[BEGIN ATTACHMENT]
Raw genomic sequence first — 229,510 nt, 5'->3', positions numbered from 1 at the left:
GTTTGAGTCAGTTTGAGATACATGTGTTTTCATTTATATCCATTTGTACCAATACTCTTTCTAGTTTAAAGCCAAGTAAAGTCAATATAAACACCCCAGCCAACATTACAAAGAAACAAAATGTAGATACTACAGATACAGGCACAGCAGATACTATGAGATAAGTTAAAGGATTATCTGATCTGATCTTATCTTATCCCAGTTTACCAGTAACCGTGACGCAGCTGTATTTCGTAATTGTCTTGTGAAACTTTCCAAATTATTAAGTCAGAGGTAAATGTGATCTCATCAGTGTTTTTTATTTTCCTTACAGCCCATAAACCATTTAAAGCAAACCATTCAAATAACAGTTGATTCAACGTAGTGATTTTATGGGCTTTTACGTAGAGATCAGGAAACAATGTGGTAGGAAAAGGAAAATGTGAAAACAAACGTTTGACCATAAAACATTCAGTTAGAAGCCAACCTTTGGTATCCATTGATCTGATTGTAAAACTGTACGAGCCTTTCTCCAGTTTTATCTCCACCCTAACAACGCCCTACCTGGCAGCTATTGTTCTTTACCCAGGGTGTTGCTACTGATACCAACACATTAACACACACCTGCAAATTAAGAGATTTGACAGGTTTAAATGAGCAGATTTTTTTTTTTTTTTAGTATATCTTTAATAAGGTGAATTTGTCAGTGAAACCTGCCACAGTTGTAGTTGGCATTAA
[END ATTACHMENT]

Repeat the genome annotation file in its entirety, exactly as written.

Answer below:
Raw genomic sequence first — 229,510 nt, 5'->3', positions numbered from 1 at the left:
GTTTGAGTCAGTTTGAGATACATGTGTTTTCATTTATATCCATTTGTACCAATACTCTTTCTAGTTTAAAGCCAAGTAAAGTCAATATAAACACCCCAGCCAACATTACAAAGAAACAAAATGTAGATACTACAGATACAGGCACAGCAGATACTATGAGATAAGTTAAAGGATTATCTGATCTGATCTTATCTTATCCCAGTTTACCAGTAACCGTGACGCAGCTGTATTTCGTAATTGTCTTGTGAAACTTTCCAAATTATTAAGTCAGAGGTAAATGTGATCTCATCAGTGTTTTTTATTTTCCTTACAGCCCATAAACCATTTAAAGCAAACCATTCAAATAACAGTTGATTCAACGTAGTGATTTTATGGGCTTTTACGTAGAGATCAGGAAACAATGTGGTAGGAAAAGGAAAATGTGAAAACAAACGTTTGACCATAAAACATTCAGTTAGAAGCCAACCTTTGGTATCCATTGATCTGATTGTAAAACTGTACGAGCCTTTCTCCAGTTTTATCTCCACCCTAACAACGCCCTACCTGGCAGCTATTGTTCTTTACCCAGGGTGTTGCTACTGATACCAACACATTAACACACACCTGCAAATTAAGAGATTTGACAGGTTTAAATGAGCAGATTTTTTTTTTTTTTTAGTATATCTTTAATAAGGTGAATTTGTCAGTGAAACCTGCCACAGTTGTAGTTGGCATTAA